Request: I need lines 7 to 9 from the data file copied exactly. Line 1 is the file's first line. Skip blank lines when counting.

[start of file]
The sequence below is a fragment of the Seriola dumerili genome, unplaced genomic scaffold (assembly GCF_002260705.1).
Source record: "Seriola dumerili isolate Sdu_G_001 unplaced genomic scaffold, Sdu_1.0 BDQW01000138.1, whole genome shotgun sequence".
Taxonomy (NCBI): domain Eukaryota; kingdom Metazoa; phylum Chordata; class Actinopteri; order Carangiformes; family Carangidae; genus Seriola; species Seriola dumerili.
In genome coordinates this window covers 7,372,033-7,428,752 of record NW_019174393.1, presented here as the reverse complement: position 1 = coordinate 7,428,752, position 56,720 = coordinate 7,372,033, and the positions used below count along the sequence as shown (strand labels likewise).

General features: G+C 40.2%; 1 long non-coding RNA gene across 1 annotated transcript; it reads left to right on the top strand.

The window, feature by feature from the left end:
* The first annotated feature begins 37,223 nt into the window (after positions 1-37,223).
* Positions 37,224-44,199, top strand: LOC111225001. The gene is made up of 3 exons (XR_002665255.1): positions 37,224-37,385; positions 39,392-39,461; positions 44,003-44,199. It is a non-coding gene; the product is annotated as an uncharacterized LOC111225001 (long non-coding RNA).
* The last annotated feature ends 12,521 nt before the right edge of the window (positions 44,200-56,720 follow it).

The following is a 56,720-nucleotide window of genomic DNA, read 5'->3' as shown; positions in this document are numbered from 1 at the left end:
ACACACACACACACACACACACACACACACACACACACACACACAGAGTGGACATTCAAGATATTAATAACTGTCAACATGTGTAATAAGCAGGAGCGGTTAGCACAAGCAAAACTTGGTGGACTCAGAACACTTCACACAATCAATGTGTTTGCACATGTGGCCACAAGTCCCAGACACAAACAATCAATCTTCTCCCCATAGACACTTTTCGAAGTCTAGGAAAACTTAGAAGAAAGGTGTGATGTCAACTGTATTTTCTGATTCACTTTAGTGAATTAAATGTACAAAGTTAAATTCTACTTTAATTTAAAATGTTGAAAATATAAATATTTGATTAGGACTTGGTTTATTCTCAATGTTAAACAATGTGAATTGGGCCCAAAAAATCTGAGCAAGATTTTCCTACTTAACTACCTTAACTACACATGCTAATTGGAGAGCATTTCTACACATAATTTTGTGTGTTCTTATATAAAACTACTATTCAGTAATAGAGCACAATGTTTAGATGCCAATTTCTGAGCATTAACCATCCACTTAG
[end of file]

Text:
* The first annotated feature begins 37,223 nt into the window (after positions 1-37,223).
* Positions 37,224-44,199, top strand: LOC111225001. The gene is made up of 3 exons (XR_002665255.1): positions 37,224-37,385; positions 39,392-39,461; positions 44,003-44,199. It is a non-coding gene; the product is annotated as an uncharacterized LOC111225001 (long non-coding RNA).
* The last annotated feature ends 12,521 nt before the right edge of the window (positions 44,200-56,720 follow it).